In light of how many fighters end up un-retiring, you have to wonder if the former champ’s career decision will stick.
Oscar De La Hoya stopped battling himself Tuesday, deciding after much internal turmoil to retire and end a career in which he won 10 world titles in six divisions and became boxing’s most popular fighter.
He made his announcement at an outdoor plaza across the street from Staples Center, where a 7-foot bronze statue of the 36-year-old Golden Boy stands.
“I’ve come to the conclusion that it’s over,” the East Los Angeles native said before hundreds of fans, including comedian George Lopez and Oscar-nominated actor and former fighter Mickey Rourke. “It’s over inside the ring for me.”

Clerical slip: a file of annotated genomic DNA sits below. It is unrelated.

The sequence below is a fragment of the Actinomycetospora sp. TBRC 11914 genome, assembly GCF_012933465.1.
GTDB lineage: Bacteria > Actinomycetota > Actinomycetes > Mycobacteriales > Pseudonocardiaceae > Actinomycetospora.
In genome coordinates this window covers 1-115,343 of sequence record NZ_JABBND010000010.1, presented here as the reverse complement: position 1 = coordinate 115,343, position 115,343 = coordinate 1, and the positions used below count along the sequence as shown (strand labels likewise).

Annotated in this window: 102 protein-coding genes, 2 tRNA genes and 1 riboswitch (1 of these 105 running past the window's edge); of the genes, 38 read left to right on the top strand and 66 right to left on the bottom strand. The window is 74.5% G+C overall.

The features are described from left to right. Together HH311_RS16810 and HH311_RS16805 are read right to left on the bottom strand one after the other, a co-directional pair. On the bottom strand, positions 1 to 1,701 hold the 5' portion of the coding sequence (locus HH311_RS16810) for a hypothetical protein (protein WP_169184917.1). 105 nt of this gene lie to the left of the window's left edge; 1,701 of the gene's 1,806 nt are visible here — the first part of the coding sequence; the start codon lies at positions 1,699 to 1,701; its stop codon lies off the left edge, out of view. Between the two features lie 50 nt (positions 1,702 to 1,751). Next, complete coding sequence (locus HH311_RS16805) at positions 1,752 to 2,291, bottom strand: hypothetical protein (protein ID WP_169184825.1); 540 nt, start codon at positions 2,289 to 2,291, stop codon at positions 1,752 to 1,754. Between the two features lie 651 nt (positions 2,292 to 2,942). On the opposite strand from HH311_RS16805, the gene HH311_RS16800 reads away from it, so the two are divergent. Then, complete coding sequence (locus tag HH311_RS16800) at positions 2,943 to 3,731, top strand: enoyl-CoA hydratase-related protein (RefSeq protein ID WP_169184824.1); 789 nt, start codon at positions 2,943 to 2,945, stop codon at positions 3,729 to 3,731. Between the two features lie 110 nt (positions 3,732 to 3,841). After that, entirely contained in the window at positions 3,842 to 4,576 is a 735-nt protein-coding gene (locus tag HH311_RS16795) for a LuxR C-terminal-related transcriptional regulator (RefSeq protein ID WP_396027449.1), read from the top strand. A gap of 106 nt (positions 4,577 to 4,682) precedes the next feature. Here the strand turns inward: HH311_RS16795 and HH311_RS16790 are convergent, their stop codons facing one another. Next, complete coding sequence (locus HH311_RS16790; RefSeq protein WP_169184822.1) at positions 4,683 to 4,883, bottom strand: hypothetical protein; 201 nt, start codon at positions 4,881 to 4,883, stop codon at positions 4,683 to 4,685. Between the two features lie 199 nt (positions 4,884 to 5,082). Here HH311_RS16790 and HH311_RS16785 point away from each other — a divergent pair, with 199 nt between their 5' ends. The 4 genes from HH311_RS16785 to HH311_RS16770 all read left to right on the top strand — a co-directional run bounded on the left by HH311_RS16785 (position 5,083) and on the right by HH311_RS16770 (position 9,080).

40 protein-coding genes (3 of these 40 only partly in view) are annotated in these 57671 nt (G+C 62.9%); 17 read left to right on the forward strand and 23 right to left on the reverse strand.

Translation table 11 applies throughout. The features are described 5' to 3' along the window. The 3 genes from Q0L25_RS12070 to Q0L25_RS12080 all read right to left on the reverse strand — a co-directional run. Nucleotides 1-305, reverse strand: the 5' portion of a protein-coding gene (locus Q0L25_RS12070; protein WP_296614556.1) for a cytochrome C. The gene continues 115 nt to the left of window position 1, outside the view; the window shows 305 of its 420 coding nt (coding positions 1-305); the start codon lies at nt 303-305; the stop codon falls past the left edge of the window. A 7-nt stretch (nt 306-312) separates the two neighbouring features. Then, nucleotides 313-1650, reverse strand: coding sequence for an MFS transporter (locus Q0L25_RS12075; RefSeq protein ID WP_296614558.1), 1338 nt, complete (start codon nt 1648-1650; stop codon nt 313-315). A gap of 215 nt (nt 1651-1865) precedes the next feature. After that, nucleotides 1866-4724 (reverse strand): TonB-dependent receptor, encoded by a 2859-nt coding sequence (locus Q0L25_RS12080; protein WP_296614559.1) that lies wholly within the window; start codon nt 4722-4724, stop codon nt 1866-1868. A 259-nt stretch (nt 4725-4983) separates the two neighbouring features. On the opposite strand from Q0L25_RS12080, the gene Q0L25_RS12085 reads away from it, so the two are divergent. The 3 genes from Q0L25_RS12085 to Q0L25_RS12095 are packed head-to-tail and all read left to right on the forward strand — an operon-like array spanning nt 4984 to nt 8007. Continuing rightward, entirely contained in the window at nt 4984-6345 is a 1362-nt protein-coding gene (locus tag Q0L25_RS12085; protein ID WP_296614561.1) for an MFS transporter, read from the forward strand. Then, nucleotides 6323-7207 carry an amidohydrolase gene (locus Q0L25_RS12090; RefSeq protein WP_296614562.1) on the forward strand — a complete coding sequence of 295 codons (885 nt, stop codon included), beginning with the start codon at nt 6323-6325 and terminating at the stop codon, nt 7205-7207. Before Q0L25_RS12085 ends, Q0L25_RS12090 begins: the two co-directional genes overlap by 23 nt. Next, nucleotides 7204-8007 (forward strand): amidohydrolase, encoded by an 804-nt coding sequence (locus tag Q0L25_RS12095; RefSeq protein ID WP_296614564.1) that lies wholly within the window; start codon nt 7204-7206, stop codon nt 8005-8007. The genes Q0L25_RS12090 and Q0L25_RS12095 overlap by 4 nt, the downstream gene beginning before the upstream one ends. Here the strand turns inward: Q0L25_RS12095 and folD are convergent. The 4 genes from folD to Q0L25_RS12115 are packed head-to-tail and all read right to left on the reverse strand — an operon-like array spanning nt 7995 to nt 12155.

De La Hoya retired four months after he was thoroughly beaten by Manny Pacquiao, his fourth loss in his last seven fights. He has not defeated a formidable opponent since Fernando Vargas in 2002. Age and diminished skills led to losses in recent years to Felix Trinidad, Shane Mosley, Bernard Hopkins and Floyd Mayweather Jr.
He won his last title in May 2006, beating Ricardo Mayorga in six rounds for the WBC 154-pound belt. He finished with a record of 39-6 and 30 knockouts.
De La Hoya looked terrible in the Pac Man fight. Based on that alone, I think it was wise for him to hang up his gloves.
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